Visited 1 times, 1 visit(s) today

Stay ahead in the financial world – Sign Up to Rateweb’s essential newsletter for free. Get the latest insights on business trends, tech innovations, and market movements, directly to your inbox. Join our community of savvy readers and never miss an update that could impact your financial decisions.

Do you have a news tip for Rateweb reporters? Please email us at


Start trading with a free $30 bonus

Trade stocks, forex, commodities, metals and CFDs on stock indices with an internationally licensed and regulated broker. For all clients who open their first real account, XM offers a $30 trading bonus without any initial deposit needed. Learn more about how you can trade over 1000 instruments on the XM MT4 and MT5 platforms from your PC and Mac, or from a variety of mobile devices.


Personal Financial Tools

Below is a list of tools built to assist South Africans to make the best financial decisions:



South Africa’s primary source of financial tools and information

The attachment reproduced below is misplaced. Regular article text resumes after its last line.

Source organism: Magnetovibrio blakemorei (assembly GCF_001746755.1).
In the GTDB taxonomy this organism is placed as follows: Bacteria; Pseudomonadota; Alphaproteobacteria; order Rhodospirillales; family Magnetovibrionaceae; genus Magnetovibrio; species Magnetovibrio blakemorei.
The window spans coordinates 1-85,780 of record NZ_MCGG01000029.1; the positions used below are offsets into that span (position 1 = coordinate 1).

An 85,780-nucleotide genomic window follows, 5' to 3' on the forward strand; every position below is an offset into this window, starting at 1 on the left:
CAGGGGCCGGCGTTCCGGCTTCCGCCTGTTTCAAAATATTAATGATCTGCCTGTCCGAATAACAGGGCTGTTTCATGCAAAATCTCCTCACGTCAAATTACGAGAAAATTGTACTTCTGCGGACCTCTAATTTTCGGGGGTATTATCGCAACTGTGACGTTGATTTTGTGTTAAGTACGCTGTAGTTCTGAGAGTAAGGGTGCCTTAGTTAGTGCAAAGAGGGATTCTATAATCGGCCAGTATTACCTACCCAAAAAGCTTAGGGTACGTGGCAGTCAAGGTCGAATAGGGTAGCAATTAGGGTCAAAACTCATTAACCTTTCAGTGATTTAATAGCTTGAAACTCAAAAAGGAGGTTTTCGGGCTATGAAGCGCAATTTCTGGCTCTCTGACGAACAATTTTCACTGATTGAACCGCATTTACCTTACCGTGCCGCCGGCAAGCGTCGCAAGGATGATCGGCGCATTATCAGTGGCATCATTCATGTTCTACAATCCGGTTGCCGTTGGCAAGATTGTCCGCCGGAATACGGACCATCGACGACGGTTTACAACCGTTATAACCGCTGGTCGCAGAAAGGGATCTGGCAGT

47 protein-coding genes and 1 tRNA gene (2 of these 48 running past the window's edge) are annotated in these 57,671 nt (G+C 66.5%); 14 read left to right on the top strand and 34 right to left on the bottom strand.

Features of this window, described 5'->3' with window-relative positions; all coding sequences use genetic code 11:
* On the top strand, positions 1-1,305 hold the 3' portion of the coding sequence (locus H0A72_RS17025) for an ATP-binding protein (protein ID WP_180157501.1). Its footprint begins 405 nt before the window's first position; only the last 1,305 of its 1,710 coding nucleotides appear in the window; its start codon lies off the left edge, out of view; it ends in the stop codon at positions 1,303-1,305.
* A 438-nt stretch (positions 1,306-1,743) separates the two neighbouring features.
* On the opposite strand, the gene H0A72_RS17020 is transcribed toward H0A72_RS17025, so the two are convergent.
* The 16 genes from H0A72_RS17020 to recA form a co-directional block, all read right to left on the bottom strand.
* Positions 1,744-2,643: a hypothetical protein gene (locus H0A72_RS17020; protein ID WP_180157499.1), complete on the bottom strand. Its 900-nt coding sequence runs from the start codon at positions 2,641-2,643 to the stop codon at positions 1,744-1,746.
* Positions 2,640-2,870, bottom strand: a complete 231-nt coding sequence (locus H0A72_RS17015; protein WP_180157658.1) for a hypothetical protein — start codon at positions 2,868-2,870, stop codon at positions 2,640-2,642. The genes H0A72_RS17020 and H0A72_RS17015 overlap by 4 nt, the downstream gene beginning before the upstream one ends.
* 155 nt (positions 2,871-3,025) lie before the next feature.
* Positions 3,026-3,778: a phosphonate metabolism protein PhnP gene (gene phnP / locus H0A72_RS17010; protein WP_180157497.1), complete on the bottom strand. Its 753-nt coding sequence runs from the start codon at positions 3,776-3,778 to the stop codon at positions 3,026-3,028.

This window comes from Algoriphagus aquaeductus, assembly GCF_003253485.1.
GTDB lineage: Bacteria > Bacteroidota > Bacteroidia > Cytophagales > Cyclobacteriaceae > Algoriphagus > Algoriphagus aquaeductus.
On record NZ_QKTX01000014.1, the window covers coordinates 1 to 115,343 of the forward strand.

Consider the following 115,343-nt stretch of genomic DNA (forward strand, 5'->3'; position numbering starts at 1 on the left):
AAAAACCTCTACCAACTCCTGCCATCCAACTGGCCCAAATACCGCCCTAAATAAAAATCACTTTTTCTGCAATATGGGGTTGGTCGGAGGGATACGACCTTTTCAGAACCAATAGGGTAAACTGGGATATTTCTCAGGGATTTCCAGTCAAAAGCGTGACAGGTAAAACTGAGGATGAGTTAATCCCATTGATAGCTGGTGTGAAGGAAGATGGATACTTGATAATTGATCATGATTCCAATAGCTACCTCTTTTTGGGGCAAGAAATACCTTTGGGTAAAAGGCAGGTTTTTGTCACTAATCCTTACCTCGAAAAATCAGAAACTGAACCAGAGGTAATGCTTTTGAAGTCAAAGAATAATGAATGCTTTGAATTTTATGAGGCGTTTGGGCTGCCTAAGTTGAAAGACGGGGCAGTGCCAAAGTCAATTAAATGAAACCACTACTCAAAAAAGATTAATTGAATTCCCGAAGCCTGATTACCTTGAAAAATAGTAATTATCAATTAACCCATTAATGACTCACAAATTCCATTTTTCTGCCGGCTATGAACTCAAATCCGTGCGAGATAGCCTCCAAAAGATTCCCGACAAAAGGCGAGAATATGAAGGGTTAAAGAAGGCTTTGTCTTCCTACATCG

Contact Us


Rateweb strives to keep its information accurate and up to date. This information may be different than what you see when you visit a financial institution, service provider or specific product’s site. All financial products, shopping products and services are presented without warranty. When evaluating offers, please review the financial institution’s Terms and Conditions.

Rateweb is not a financial service provider and should in no way be seen as one. In compiling the articles for our website due caution was exercised in an attempt to gather information from reliable and accurate sources. The articles are of a general nature and do not purport to offer specialised and or personalised financial or investment advice. Neither the author, nor the publisher, will accept any responsibility for losses, omissions, errors, fortunes or misfortunes that may be suffered by any person that acts or refrains from acting as a result of these articles.